Saturday, April 4, 2015

in vitro model to study commensal microbe-host interaction

Segmented filamentous bacteria (SFB) is a commensal gut microbe in laboratory mouse. Importantly, few years ago SFB was identified as microbe that could specifically drive TH17 development in the mouse gut as well as induce general gut immune system maturation.

It is anaerobic microbe with no known in vitro growth conditions. However, to reduce laboratory animal suffering and unnecessary in vivo experimentation, it would be advantageous to be able to study SFB-host interactions in vitro.

This is exactly what the authors of the new paper published in journal Nature had tried to accomplish (this paper was under review for 1 year). The authors were able to develop in vitro SFB-mammalian cell co-culture that yielded functional colonies of SFB.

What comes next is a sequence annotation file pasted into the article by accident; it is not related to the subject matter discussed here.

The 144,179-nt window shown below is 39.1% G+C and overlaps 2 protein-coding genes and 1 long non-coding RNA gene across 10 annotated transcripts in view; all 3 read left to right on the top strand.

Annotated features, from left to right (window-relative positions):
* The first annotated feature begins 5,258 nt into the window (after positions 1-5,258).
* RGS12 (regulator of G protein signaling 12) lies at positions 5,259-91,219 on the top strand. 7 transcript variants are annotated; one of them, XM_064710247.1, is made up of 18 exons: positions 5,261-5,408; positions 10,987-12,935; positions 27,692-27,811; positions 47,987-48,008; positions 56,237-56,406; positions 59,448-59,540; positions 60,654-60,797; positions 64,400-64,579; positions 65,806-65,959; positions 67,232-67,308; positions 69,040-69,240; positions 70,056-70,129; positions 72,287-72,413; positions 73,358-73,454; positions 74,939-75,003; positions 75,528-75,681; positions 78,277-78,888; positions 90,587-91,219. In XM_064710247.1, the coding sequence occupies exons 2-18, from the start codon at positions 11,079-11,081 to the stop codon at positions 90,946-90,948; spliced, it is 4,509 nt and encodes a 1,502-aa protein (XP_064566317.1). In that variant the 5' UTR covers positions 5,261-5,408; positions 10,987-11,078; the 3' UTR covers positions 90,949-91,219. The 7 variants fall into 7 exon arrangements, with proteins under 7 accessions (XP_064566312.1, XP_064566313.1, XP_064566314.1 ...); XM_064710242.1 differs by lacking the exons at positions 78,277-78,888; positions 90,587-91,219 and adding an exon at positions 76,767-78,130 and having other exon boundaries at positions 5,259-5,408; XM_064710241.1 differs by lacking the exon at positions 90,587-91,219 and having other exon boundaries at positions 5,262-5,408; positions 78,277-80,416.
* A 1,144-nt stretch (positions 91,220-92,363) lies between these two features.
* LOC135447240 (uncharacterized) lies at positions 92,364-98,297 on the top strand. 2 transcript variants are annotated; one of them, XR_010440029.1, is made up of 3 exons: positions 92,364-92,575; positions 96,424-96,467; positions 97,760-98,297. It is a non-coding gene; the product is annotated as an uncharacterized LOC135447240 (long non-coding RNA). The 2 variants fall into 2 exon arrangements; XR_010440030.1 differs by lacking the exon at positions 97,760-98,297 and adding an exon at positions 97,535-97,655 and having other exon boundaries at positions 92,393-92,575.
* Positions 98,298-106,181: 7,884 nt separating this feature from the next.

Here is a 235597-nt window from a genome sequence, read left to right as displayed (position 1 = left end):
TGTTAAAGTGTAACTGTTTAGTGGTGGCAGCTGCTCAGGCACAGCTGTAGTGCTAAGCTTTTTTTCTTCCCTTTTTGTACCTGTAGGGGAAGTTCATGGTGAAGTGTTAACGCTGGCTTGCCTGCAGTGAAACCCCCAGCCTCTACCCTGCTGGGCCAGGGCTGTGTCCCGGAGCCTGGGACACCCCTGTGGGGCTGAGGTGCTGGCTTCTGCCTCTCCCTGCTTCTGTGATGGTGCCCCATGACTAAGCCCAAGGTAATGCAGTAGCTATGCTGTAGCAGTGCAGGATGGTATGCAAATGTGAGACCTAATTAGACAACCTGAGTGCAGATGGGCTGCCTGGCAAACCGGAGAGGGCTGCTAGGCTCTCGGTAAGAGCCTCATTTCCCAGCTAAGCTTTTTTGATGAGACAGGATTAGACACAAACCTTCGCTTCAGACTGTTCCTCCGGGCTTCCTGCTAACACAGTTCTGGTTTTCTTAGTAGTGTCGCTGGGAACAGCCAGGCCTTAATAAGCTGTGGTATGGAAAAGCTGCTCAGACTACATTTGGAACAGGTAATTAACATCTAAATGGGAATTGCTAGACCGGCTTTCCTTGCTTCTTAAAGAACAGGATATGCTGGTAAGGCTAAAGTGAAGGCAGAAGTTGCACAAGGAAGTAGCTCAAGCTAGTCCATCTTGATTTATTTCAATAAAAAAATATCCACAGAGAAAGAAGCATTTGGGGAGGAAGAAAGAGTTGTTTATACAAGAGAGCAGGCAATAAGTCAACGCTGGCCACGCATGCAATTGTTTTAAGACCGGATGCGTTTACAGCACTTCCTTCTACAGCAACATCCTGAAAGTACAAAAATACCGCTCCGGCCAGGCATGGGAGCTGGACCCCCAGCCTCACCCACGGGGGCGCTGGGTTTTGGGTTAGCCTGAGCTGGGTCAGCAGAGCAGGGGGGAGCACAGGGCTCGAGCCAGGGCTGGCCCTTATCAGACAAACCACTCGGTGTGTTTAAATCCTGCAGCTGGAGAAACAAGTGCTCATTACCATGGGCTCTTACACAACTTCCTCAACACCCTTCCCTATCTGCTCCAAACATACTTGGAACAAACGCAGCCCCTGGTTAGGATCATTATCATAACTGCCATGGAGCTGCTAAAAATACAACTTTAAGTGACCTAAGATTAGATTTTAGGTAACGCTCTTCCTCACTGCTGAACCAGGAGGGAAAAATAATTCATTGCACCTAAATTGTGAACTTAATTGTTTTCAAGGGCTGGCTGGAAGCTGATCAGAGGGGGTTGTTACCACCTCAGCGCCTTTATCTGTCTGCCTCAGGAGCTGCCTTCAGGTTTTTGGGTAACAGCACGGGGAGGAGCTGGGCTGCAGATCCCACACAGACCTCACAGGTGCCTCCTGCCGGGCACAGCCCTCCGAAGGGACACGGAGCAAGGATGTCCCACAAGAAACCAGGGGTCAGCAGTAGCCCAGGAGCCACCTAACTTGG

The authors showed that in vitro culture of SFB required presence of live cells (both human (caco-2/TC7 line) or mouse cells (mICcl2 line) were tested) and iron.

Importantly, in vitro derived SFB could colonize germ-free mice and induce secretory IgA and  TH17 development.

The authors showed that in vitro derived SFB induced gene expression profile in host cells in an in vitro assay that mimicked in vivo observations.

In summary, I hope this type of research advances would contribute not to just general increase of our knowledge of commensal-host interaction, but also would indirectly improve laboratory animal welfare by reducing their use in the lethal, terminal experimentation.

David Usharauli

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